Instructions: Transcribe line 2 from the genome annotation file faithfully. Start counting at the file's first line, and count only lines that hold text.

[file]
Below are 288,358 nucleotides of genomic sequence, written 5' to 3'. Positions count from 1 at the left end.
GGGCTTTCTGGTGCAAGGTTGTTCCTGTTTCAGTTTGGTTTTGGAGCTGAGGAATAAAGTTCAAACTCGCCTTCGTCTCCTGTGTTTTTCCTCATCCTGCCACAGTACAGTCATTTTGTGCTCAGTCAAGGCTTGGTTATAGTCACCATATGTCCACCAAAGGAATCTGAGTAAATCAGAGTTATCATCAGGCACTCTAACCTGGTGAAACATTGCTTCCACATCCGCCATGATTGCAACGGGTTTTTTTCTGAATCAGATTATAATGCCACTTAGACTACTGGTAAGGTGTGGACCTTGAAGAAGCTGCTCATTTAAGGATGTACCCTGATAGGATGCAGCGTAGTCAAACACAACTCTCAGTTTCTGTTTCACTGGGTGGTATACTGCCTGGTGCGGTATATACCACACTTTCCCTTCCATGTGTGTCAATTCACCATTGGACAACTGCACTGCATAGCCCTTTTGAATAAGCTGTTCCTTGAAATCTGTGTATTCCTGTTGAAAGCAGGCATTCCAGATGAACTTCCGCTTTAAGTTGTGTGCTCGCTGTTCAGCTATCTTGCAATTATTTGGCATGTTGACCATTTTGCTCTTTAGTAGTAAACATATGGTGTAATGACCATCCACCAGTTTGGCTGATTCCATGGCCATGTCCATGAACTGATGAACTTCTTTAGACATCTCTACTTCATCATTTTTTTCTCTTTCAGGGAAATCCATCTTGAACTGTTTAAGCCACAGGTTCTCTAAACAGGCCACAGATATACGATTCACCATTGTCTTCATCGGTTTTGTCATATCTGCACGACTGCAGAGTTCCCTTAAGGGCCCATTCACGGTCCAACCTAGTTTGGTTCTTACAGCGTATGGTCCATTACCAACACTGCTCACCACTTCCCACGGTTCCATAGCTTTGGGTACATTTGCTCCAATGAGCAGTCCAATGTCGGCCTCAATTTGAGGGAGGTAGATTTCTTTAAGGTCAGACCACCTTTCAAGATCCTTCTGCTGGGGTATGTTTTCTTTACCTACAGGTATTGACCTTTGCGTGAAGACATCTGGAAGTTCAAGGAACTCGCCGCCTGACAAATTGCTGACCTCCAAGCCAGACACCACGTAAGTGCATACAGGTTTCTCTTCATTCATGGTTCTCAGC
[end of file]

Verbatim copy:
GGGCTTTCTGGTGCAAGGTTGTTCCTGTTTCAGTTTGGTTTTGGAGCTGAGGAATAAAGTTCAAACTCGCCTTCGTCTCCTGTGTTTTTCCTCATCCTGCCACAGTACAGTCATTTTGTGCTCAGTCAAGGCTTGGTTATAGTCACCATATGTCCACCAAAGGAATCTGAGTAAATCAGAGTTATCATCAGGCACTCTAACCTGGTGAAACATTGCTTCCACATCCGCCATGATTGCAACGGGTTTTTTTCTGAATCAGATTATAATGCCACTTAGACTACTGGTAAGGTGTGGACCTTGAAGAAGCTGCTCATTTAAGGATGTACCCTGATAGGATGCAGCGTAGTCAAACACAACTCTCAGTTTCTGTTTCACTGGGTGGTATACTGCCTGGTGCGGTATATACCACACTTTCCCTTCCATGTGTGTCAATTCACCATTGGACAACTGCACTGCATAGCCCTTTTGAATAAGCTGTTCCTTGAAATCTGTGTATTCCTGTTGAAAGCAGGCATTCCAGATGAACTTCCGCTTTAAGTTGTGTGCTCGCTGTTCAGCTATCTTGCAATTATTTGGCATGTTGACCATTTTGCTCTTTAGTAGTAAACATATGGTGTAATGACCATCCACCAGTTTGGCTGATTCCATGGCCATGTCCATGAACTGATGAACTTCTTTAGACATCTCTACTTCATCATTTTTTTCTCTTTCAGGGAAATCCATCTTGAACTGTTTAAGCCACAGGTTCTCTAAACAGGCCACAGATATACGATTCACCATTGTCTTCATCGGTTTTGTCATATCTGCACGACTGCAGAGTTCCCTTAAGGGCCCATTCACGGTCCAACCTAGTTTGGTTCTTACAGCGTATGGTCCATTACCAACACTGCTCACCACTTCCCACGGTTCCATAGCTTTGGGTACATTTGCTCCAATGAGCAGTCCAATGTCGGCCTCAATTTGAGGGAGGTAGATTTCTTTAAGGTCAGACCACCTTTCAAGATCCTTCTGCTGGGGTATGTTTTCTTTACCTACAGGTATTGACCTTTGCGTGAAGACATCTGGAAGTTCAAGGAACTCGCCGCCTGACAAATTGCTGACCTCCAAGCCAGACACCACGTAAGTGCATACAGGTTTCTCTTCATTCATGGTTCTCAGC